Within the last few weeks, several of Daniel’s friends have gotten new pets. His friend Jeff’s family got a Great Dane puppy. His friend Mateo’s family just got a mastiff puppy. (I forget exactly which kind.) His friend James just got a python. He comes home from visiting their houses, full of stories about how sweet and cute the puppies are. (And how cool the python is but that is NEVER happening as long as I am still breathing.)
“I want a puppy,” he says sometimes, rather wistfully because he knows there’s a 0% chance of that happening.
“Sorry. The only pet-related thing we’re getting this week is thyroid medication for Scooby,” I told him, earlier this week.
I’m already WAY over my head in the pet care department. Something I’ve learned the hard way is that getting too many pets close to the same age is a bad idea. Cats can live a really long time and they can become extremely high maintenance when they get old.
Kittens should come with warning labels.
Frosty, in the photo at the top of the post, is 18-years old. He has kidney problems, an overactive thyroid and dementia but he’s still going strong. He’s such a pain, in so, so many ways. He’s also a super sweet, happy kitty that has lived with us his whole life. For awhile, his personality seemed lost to the dementia but, recently, we’ve seen a return of the old, sweet Frosty.
Then we have the brothers, Trouble and Scooby. They will be 14-years-old next month. I took Scooby to the vet last week because he lost a lot of weight (and fur) really quickly and he started acting like he was starved all the time. It turns out that he has hyperthyroidism, which is apparently a common problem in senior cats. We have to give him half a pill every twelve hours and try to keep him supplied with food that is acceptable to his picky palate. He now won’t eat out of the communal food bowl and he won’t eat chicken. It has to be salmon or sea bass.
Scooby is hungry every two hours, which is a problem because his brother Trouble is getting fat and he shows up every time a can of stinky, fishy food is opened anywhere in the house.
Frosty, because of his failing kidneys, is supposed to eat a low-protein diet. Right! Like he’s going to eat his veggie pate when Scooby is getting sea bass. Somehow, I’m supposed to feed the cats all different things, all day long, all while fighting the dog off. It’s so much fun!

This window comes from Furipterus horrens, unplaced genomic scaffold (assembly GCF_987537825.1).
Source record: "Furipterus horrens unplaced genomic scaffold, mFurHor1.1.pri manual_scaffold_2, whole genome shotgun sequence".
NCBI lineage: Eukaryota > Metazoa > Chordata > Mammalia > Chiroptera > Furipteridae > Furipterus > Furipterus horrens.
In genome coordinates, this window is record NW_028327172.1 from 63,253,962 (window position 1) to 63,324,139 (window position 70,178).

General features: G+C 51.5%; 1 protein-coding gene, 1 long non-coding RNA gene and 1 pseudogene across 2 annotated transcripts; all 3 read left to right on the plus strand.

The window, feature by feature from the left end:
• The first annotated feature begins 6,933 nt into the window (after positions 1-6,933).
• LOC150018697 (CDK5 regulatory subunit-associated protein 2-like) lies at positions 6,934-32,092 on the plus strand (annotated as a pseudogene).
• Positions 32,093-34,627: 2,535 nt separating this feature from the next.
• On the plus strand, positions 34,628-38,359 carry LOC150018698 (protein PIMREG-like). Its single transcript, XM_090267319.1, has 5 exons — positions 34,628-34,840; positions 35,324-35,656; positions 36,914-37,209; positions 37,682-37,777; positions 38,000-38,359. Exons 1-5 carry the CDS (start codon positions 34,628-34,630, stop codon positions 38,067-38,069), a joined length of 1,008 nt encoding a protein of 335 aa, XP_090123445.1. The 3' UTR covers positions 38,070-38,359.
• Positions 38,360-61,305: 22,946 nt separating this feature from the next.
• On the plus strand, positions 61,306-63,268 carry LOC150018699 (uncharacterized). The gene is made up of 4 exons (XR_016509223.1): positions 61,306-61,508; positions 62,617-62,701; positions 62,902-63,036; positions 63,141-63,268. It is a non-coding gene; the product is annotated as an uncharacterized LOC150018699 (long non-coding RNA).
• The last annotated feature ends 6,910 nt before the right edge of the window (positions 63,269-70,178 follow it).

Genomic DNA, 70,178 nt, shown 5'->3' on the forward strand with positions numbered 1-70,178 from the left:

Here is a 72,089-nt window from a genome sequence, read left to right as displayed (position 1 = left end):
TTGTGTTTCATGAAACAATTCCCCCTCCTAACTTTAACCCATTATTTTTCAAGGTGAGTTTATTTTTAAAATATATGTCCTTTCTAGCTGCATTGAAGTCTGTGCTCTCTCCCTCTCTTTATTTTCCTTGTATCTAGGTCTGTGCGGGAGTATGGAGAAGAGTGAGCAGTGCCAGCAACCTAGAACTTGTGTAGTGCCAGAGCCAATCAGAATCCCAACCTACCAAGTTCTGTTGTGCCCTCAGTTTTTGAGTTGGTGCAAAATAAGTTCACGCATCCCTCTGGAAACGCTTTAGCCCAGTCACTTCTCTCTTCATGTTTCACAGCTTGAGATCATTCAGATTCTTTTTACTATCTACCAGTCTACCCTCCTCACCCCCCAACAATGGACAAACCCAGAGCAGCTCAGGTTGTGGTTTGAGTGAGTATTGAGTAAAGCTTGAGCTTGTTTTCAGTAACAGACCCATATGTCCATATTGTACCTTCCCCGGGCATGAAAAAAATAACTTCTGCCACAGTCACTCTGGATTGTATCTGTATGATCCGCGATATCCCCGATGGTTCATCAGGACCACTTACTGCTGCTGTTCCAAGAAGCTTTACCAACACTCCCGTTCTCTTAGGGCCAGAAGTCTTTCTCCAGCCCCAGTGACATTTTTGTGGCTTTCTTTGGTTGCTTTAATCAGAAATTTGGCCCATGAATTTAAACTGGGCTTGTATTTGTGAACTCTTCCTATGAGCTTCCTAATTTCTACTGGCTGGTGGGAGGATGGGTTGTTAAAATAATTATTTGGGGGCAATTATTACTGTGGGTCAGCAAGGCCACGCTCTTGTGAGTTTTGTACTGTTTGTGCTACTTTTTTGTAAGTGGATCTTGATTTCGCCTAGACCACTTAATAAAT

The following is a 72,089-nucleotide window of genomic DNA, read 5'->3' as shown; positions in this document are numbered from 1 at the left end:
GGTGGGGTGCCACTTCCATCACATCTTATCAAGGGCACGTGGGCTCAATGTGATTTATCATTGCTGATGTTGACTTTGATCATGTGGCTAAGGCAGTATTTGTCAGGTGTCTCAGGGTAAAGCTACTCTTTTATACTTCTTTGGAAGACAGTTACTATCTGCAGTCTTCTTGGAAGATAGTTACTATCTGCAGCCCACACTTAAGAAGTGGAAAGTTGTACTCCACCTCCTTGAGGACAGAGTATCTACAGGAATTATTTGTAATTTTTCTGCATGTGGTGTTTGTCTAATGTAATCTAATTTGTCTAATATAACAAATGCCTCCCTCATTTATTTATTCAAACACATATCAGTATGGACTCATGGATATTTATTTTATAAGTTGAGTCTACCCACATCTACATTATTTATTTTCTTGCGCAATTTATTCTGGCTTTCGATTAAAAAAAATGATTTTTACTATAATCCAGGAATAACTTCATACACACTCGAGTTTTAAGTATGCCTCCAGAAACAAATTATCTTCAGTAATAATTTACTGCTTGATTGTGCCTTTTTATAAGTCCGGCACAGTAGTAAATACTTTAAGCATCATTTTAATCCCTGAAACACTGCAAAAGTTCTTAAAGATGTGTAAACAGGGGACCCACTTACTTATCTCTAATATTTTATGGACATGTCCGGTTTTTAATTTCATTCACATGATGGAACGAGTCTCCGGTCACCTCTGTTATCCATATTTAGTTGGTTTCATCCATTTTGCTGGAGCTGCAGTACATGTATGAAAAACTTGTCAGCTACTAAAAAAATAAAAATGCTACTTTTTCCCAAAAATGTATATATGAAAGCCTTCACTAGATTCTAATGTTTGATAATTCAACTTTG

To add to the fun, I’ve been waking up to LARGE puddles of cat vomit on the stairs, the tiles in the entry way or any shoes that have been left in the entry way. Don thinks it’s Scooby but strategic placement like this is more Frosty’s style. He’s always been very talented at pooping and puking on multiple, usually grooved and hard-to-clean, surfaces at once.
Then we have our dear Smarty boy.
Smarty doesn’t make messes around the house but he is definitely developing some weird (and annoying) behaviors in his old age. Yesterday he wouldn’t eat his breakfast because he was paranoid that the squirrels, the cats and the dog in the TV (his own reflection) were after it. He won’t eat his dry food at all, unless you mix it with canned food. And the canned food can’t be any of the ones that come from the store closest to our house, they have to come from the super-busy, stressful store or the expensive pet food boutique that shares a parking lot with the super-busy, stressful store. And sometimes, if you haven’t placed the food in the just the right spot (the middle of the living room, maybe so he can keep an eye on that dog in the TV) or done the right amount of cajoling, he just won’t eat. Then he spends the day guarding his food, chasing the cats out of the house and the squirrels off the deck.
I won’t even get started on what walks are like now.
Yesterday was a particularly bad pet day. I spent all afternoon cleaning up pet messes and going out to get their special food. So, when Daniel came home talking about the puppies, I didn’t even hesitate before saying, “Sorry, no puppy for you!”